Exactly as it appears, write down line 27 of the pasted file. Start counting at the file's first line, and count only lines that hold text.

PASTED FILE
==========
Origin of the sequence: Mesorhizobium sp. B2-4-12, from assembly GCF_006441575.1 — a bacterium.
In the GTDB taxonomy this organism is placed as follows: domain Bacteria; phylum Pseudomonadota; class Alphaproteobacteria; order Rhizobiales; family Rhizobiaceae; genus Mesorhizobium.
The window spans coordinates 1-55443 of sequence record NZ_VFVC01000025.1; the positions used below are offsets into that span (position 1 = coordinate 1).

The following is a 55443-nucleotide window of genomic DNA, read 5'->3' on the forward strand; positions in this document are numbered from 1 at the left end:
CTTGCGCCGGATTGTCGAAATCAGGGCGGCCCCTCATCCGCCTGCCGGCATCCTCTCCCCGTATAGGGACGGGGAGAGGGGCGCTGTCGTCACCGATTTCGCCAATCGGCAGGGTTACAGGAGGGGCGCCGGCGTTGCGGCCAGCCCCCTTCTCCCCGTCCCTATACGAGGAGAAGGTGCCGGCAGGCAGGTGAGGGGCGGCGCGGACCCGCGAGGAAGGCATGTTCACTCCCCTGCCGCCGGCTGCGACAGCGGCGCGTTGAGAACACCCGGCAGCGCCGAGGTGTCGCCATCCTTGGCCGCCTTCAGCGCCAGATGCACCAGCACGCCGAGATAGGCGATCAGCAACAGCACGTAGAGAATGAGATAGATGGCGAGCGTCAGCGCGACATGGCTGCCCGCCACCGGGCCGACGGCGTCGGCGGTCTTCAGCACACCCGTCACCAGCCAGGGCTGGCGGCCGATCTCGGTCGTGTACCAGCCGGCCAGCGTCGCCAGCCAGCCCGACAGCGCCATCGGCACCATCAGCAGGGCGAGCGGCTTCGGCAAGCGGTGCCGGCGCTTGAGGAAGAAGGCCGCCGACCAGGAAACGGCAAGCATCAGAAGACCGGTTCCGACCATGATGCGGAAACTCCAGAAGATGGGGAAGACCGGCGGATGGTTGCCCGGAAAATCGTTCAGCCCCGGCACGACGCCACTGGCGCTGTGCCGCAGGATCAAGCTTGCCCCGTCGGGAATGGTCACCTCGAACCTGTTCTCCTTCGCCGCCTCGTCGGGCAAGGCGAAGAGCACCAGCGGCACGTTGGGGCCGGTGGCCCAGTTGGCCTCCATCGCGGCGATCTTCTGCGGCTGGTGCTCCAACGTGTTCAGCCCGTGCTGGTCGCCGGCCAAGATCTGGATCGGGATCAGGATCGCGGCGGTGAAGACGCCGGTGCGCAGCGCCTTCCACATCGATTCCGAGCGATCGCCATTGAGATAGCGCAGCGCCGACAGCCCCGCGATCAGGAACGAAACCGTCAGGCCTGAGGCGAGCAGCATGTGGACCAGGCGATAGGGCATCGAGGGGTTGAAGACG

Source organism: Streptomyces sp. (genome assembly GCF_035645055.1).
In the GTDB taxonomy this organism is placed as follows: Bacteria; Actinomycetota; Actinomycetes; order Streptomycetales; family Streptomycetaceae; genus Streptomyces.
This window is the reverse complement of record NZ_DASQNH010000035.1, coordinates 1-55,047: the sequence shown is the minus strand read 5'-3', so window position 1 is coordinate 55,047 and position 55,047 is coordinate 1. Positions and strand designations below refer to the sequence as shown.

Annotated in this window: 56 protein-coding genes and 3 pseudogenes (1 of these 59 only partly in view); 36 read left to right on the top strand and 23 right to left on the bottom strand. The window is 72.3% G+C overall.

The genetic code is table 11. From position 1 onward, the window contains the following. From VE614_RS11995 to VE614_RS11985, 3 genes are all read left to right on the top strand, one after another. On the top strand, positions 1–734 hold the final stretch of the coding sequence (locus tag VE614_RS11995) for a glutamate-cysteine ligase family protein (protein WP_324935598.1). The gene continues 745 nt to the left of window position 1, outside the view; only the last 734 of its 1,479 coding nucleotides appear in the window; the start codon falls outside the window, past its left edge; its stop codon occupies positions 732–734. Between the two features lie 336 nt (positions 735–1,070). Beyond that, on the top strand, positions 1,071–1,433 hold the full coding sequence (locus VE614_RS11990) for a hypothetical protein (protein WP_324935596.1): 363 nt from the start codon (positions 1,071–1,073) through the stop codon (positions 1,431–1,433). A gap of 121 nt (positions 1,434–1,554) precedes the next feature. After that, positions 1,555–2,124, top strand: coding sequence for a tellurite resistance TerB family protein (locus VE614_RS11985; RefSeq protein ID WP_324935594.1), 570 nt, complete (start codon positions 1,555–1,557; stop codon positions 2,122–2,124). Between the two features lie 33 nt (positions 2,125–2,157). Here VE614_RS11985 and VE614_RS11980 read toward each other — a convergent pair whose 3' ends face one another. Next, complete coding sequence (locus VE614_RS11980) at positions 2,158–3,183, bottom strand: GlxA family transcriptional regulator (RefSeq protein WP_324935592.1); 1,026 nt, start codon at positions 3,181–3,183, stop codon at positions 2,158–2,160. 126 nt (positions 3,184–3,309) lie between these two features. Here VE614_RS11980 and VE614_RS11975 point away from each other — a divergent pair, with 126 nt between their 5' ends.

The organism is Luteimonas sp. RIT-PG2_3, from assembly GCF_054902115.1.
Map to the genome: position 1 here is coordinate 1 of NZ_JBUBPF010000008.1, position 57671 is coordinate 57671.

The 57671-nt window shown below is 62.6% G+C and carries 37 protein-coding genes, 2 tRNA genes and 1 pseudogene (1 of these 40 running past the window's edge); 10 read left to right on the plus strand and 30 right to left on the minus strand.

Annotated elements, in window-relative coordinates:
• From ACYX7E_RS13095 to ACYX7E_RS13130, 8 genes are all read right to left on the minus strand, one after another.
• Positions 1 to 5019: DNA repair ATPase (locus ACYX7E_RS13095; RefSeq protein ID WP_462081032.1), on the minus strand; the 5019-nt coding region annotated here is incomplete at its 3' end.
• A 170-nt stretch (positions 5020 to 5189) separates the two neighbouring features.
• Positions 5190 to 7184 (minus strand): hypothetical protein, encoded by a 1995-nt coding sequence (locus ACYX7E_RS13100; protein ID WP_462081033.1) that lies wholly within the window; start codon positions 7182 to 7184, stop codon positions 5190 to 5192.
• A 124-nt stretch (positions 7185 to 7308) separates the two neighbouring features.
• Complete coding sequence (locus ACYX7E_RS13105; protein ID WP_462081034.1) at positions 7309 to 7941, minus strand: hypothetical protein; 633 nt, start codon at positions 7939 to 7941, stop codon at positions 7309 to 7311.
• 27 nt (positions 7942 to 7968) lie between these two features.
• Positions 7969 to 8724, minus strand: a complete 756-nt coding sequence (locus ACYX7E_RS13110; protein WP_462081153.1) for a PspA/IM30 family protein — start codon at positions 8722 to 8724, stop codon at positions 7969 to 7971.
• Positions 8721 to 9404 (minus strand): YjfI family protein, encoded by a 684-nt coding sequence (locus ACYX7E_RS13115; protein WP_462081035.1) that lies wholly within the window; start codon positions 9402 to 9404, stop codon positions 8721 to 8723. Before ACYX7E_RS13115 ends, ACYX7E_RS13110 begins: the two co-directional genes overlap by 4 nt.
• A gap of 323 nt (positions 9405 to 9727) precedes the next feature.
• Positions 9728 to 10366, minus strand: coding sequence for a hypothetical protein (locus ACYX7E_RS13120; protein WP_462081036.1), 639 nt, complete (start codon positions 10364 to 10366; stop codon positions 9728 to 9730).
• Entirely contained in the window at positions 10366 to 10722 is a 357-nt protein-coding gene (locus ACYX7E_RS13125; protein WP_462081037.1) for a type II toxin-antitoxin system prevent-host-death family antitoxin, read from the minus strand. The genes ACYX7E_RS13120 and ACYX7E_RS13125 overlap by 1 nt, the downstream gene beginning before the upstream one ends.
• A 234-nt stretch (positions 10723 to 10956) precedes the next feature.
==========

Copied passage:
• A 234-nt stretch (positions 10723 to 10956) precedes the next feature.